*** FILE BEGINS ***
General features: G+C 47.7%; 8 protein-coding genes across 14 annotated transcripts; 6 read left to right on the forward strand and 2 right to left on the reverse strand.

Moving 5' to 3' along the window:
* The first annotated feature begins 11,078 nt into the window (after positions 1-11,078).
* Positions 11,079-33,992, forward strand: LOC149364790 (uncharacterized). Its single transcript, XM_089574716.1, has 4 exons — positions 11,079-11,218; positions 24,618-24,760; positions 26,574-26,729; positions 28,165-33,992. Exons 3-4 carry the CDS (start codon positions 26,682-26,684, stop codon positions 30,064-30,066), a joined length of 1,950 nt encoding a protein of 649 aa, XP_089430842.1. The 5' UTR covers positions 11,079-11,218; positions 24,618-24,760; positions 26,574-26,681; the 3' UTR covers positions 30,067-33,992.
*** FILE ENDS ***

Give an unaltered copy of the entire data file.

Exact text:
General features: G+C 47.7%; 8 protein-coding genes across 14 annotated transcripts; 6 read left to right on the forward strand and 2 right to left on the reverse strand.

Moving 5' to 3' along the window:
* The first annotated feature begins 11,078 nt into the window (after positions 1-11,078).
* Positions 11,079-33,992, forward strand: LOC149364790 (uncharacterized). Its single transcript, XM_089574716.1, has 4 exons — positions 11,079-11,218; positions 24,618-24,760; positions 26,574-26,729; positions 28,165-33,992. Exons 3-4 carry the CDS (start codon positions 26,682-26,684, stop codon positions 30,064-30,066), a joined length of 1,950 nt encoding a protein of 649 aa, XP_089430842.1. The 5' UTR covers positions 11,079-11,218; positions 24,618-24,760; positions 26,574-26,681; the 3' UTR covers positions 30,067-33,992.